The length of Raystown Lake is over 30 miles. It runs generally north and south. At the north end is a dam. A number of peninsulas penetrate the lake rendering its appearance as serpentine.
The accident occurred off the point of a peninsula at mile marker 23. This peninsula is 1 mile long running in an easterly direction to a point about 25 feet wide. It is covered with a dense growth of foliage, trees, and brush. No one driving a boat down the north or south sides of the peninsula could see across it. There were no posted speed restrictions and no danger buoys were present.
The point of land at mile marker 23 constituted a dangerous area and a hazard to navigation due to severely restricted visibility afforded boaters when approaching the point from opposite directions and close to the shoreline. The situation presented to boaters approaching the tip of the point within 40 feet of the shoreline is a blind curve.
An additional danger at the point exists from underwater land close to the surface of the water as appears in Plaintiffs' Exhibits 3, 5, and 8. This becomes a dangerous hazard when the water becomes choppy for in that event the underwater land cannot be seen as shown in Plaintiffs' Exhibits 4, 6, 7, and 11. All of these exhibits are pictures of the peninsula at mile marker 23.
Gerald Davidow and Barry Anderson had operated their boats on Raystown Lake frequently during the years 1976, 1977, 1978, and 1979. Davidow's boat was 16 feet long; Anderson's boat was 17½ feet long.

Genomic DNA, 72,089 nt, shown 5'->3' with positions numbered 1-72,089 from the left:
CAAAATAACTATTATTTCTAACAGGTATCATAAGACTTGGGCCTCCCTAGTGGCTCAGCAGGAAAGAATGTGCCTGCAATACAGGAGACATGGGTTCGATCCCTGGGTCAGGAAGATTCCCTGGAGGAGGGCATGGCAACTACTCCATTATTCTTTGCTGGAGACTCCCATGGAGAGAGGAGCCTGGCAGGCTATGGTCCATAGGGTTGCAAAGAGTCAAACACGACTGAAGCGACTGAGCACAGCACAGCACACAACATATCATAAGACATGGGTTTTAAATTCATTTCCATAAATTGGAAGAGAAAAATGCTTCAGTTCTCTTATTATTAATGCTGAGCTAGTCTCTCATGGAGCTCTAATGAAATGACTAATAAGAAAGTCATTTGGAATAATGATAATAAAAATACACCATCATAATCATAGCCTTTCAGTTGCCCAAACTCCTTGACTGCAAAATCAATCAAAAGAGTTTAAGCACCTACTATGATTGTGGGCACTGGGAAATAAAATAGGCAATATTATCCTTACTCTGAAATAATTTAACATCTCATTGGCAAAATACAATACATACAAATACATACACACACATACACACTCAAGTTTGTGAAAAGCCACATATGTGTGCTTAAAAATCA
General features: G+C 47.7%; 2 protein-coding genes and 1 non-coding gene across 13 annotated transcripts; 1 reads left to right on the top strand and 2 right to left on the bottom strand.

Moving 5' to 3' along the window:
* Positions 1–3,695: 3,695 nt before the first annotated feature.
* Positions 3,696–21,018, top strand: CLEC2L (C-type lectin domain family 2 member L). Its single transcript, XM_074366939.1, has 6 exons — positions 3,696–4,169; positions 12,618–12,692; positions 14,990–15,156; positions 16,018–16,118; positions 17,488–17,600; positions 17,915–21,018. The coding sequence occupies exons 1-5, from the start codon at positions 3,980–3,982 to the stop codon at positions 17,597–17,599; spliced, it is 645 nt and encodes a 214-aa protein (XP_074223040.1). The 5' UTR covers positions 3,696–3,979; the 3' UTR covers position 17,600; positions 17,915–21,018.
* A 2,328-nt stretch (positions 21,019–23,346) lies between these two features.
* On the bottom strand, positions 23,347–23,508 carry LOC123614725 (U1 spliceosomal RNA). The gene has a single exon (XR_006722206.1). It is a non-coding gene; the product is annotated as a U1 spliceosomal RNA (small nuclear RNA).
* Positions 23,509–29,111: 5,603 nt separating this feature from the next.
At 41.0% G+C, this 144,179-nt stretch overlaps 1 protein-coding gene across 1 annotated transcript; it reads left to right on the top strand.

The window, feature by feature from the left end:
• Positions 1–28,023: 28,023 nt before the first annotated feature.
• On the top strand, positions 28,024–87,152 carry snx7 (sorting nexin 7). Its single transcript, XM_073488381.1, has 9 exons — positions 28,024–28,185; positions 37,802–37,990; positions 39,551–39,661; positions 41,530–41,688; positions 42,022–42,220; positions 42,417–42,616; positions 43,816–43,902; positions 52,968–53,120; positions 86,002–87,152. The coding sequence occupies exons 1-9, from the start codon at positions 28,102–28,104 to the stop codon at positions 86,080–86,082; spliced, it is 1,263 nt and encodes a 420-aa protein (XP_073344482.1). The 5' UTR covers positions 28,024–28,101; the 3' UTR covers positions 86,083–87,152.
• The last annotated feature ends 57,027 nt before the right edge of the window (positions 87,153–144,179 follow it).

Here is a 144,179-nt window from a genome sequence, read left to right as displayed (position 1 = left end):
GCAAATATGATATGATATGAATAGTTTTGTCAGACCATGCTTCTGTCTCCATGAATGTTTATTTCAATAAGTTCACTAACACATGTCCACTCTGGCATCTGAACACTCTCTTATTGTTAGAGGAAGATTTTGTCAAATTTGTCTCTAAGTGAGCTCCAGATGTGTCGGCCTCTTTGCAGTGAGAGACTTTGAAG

On September 3, 1979, Labor Day, the lake was crowded with boaters and the *1172 water was rough and choppy. Davidow did not pay any fee for use of the lake for recreational purposes.
On that day, both Davidow and Anderson were driving their boats adjacent to the peninsula at mile marker 23 in an easterly direction. Davidow drove down the southerly side of the peninsula at a distance of about 40 feet from the shore. Anderson was driving down the northerly side along the shoreline. He was cutting in and out (Tr. pp. 25, 27).
Each of them intended to round the point of the peninsula.
As both boats rounded the point, Davidow's boat was proceeding north and Anderson's boat was proceeding south. The speed of the Anderson boat was about 35 miles an hour, and the speed of the Davidow boat was about 20 miles an hour. When each driver saw the other boat, they were approaching each other head-on. Anderson turned his boat to the right and Davidow turned his boat to the left. The boats collided about 40 feet off the point of the peninsula.